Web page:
Welcome to The Daily Prayer Team messages, each day includes a passage of scripture, a reflection and a prayer. Sponsored by Saint John Greek Orthodox Church in Tampa, FL.
Therefore, let us be grateful for receiving a kingdom that cannot be shaken, and thus let us offer to God acceptable worship, with reverence and awe. Hebrews 12: 28
One of the biggest gaps in our practice of the Orthodox faith has to do with worship. For most people, our experience of worship is limited to the Divine Liturgy. The Orthodox faith actually has a rich anthology of worship services besides the Divine Liturgy. The Divine Liturgy is virtually the same each time it is celebrated. The variable parts are hymns and scripture readings that are unique to a particular day. There are, however, may other services besides the Divine Liturgy.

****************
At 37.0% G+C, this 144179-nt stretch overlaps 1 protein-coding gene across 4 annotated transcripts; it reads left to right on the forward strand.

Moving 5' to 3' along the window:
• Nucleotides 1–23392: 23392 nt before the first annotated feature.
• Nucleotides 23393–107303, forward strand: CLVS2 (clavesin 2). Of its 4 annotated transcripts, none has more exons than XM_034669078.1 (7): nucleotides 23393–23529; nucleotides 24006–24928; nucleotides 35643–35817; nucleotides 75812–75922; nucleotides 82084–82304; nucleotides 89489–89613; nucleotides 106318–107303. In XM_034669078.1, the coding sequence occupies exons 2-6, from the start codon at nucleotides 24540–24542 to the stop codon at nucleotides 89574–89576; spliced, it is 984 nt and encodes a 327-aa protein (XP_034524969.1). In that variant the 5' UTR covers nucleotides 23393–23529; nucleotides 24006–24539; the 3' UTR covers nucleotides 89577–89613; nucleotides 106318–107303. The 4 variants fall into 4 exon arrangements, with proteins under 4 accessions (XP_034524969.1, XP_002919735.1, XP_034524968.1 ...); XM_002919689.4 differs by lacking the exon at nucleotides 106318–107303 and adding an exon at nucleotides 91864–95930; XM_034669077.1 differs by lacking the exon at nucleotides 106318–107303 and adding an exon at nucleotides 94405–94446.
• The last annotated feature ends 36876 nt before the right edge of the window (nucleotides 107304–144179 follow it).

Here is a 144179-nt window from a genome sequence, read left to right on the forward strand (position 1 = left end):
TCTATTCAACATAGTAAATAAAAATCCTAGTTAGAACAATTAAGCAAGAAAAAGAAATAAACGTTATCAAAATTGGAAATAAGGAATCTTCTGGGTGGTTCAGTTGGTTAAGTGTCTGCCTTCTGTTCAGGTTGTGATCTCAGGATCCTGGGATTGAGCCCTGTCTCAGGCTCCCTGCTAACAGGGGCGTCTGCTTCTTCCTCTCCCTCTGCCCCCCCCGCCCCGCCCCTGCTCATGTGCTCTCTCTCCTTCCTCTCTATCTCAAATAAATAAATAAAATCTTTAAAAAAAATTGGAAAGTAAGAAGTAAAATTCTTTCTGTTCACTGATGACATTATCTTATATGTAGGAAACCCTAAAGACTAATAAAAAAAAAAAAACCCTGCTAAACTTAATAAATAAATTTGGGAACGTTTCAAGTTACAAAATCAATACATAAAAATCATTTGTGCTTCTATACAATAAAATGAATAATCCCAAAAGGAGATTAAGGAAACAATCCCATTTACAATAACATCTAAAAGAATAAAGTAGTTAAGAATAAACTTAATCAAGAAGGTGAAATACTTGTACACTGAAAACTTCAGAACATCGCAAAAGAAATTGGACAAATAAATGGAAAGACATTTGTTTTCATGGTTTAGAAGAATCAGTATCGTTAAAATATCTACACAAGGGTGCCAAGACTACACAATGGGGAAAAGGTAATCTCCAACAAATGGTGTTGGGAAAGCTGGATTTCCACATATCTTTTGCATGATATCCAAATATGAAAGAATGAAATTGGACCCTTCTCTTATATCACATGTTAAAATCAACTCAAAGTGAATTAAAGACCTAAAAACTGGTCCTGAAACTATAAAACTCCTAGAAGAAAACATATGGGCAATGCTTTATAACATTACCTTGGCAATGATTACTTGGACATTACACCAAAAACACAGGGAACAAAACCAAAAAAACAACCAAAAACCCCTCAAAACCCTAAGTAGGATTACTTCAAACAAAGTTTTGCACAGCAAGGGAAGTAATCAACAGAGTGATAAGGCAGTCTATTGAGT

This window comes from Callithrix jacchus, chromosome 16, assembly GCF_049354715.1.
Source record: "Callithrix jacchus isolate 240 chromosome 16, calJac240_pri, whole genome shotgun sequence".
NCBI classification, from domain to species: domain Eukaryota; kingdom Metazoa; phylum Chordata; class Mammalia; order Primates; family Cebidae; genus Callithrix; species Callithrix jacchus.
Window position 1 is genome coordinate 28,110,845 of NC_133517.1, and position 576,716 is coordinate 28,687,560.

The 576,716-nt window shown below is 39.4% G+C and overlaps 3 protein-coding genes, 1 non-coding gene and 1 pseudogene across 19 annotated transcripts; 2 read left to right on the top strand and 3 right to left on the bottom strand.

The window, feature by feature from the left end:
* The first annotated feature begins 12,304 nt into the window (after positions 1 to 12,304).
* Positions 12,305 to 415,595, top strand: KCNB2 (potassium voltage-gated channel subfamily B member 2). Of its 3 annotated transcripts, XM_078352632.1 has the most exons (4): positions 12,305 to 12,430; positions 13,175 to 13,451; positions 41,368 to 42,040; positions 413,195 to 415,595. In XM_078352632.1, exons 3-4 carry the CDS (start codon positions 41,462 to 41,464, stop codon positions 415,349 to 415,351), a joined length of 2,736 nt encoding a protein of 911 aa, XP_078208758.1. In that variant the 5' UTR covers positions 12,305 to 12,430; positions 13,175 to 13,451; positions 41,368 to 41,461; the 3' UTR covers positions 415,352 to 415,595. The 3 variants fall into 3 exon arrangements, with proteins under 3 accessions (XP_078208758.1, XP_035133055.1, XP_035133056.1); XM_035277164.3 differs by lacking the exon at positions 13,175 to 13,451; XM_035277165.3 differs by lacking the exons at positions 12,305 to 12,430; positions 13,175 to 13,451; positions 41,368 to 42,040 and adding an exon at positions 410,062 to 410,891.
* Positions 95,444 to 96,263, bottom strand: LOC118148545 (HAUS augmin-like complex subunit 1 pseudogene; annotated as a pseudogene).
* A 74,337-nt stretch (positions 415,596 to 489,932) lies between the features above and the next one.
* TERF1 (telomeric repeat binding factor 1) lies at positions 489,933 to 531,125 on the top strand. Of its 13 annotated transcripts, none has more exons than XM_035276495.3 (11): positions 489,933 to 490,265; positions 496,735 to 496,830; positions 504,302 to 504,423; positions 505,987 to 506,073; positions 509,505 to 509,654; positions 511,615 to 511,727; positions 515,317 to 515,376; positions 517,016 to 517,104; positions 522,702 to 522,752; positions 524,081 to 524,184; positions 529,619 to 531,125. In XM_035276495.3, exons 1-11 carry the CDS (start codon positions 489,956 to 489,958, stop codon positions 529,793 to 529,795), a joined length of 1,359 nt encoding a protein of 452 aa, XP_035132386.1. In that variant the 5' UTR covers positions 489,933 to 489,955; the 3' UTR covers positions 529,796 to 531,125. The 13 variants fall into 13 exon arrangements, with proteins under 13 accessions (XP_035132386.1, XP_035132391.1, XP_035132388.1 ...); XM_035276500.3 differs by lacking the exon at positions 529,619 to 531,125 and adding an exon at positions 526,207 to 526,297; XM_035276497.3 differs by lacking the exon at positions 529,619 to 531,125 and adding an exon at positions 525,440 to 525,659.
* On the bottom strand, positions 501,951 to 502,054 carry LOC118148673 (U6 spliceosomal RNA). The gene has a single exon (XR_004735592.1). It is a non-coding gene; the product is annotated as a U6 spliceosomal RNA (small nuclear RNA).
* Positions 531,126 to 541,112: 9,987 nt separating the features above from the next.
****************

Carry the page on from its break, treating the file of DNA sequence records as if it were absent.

The day begins with the sunset, so the first service of the day is Vespers. As the sun sets, the Vespers begins the feast of the following day. For instance, the feast of St. John the Baptist is January 7. On the night of January 6, there is a Vespers service that begins the feast of St. John the Baptist. Vespers will include hymns about the life of the saint, as well as readings from the Old Testament that are related to the kind of feast we are celebrating—i.e. if it for a prophet or a martyr or a hierarch or an event in the life of Christ. Vespers is also traditionally celebrated in Saturday evenings, in anticipation of the Divine Liturgy on Sunday, and the content of the Vespers generally is about the Resurrection. While the Vespers service is not celebrated in all parishes consistently, Vespers is always celebrated the evening before the feast of the parish, as well as during Holy Week (Vespers unnailing or Apokathelosis on Good Friday afternoon, and Agape Vespers on Pascha), during Great Lent (Lent begins with the forgiveness Vespers) and on Pentecost (vespers of the Descent of the Holy Spirit, sometimes called the Kneeling Vespers).